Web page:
Political Incentives for the Opposition as for the News Media

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A few weeks ago, Rhode Islanders were reacting to the rapid-fire news of two Providence Journal reporters’ transition to jobs in government offices on which they’d recently written stories.  Shortly thereafter, the announcement came that former Republican state Senator John Pagliarini had taken a job as the Senate parliamentarian, and Rhode Island Public Radio reporter Ian Donnis asked state GOP Chairman Brandon Bell whether this was a matter of concern as well.  I never saw Bell’s response, but mine was:  of course.

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An item in today’s Providence Journal Political Scene fleshes out why I’d say that:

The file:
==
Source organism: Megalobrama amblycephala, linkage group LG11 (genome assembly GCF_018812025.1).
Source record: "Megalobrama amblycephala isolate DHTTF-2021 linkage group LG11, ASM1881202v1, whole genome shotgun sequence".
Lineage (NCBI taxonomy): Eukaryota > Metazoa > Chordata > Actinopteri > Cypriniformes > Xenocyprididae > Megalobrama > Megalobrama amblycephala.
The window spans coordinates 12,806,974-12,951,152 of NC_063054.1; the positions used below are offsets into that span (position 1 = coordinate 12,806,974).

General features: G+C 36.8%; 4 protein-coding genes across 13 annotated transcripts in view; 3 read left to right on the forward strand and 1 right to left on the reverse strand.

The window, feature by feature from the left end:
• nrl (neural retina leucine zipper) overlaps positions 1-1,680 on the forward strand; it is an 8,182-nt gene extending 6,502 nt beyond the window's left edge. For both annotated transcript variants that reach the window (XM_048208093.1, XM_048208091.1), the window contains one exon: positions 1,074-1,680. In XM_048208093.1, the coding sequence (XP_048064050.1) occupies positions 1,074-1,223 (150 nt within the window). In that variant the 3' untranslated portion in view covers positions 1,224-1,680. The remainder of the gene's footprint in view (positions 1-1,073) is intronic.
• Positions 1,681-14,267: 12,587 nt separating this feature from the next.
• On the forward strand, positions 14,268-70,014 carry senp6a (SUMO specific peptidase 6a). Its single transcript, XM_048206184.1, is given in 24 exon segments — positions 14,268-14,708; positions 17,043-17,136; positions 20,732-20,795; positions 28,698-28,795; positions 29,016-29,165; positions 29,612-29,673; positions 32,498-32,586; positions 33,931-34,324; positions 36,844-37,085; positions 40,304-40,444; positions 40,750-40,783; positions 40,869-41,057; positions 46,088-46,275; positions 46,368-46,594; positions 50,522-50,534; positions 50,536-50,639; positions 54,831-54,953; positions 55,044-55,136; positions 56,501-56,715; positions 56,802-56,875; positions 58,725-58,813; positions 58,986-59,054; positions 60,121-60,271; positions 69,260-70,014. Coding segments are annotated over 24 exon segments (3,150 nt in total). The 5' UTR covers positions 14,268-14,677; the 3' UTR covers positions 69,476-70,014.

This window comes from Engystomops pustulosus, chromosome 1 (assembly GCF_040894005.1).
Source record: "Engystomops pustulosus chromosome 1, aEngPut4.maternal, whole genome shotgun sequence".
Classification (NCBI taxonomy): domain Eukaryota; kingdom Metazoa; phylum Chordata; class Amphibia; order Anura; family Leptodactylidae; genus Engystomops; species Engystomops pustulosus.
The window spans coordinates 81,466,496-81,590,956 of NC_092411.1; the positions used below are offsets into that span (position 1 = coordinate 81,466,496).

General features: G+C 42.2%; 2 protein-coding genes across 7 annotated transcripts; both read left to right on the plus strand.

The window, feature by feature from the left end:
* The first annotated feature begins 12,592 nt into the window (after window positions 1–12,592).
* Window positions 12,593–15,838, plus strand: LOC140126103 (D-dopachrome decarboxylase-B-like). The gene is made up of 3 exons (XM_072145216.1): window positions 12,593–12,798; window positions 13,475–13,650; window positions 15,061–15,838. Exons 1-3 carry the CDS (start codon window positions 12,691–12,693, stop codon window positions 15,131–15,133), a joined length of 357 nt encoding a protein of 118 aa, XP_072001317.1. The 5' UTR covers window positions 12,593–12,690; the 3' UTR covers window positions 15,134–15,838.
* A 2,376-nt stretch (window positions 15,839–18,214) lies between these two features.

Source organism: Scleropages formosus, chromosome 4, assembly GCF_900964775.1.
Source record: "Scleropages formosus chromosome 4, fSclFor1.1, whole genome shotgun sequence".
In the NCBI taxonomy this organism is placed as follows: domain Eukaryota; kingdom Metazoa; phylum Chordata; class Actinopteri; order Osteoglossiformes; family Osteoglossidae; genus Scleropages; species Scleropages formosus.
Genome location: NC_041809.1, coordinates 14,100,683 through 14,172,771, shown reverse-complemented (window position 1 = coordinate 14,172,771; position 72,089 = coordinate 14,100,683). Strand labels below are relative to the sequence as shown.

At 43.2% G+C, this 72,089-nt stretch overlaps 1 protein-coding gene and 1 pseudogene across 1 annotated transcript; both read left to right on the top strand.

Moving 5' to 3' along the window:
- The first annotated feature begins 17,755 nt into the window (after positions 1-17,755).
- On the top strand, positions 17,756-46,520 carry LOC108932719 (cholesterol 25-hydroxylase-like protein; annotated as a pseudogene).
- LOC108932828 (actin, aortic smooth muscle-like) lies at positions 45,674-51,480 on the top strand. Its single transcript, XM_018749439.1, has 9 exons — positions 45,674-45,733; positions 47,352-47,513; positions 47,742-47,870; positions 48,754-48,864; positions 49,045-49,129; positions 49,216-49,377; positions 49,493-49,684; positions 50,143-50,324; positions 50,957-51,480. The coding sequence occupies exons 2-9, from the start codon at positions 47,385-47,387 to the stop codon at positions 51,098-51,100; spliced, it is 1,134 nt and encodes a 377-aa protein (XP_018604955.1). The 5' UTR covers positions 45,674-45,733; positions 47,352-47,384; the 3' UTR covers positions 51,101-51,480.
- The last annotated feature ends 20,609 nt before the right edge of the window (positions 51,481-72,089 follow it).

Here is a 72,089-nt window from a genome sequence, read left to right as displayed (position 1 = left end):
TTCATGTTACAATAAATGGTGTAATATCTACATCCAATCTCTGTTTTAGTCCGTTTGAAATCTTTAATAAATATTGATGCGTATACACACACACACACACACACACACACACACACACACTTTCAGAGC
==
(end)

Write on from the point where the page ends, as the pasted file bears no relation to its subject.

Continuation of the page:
Until recently, [Pagliarini] had kept the door open to a potential GOP run for a range of political offices from mayor to lieutenant governor. Now? “I have no aspirations to run for political office as of today,″ he told Political Scene about a week ago. He has also resigned as the state GOP’s general counsel.

And there you go. As with the reporters, the problem isn’t so much the appearance that the government is buying out the potent soldiers of the opposition, but that the prospect of a $54,259 part-time gig makes clear who has the career prospects on offer for anybody who might consider the possibility of raising the sorts of objections that might offend the powerful.



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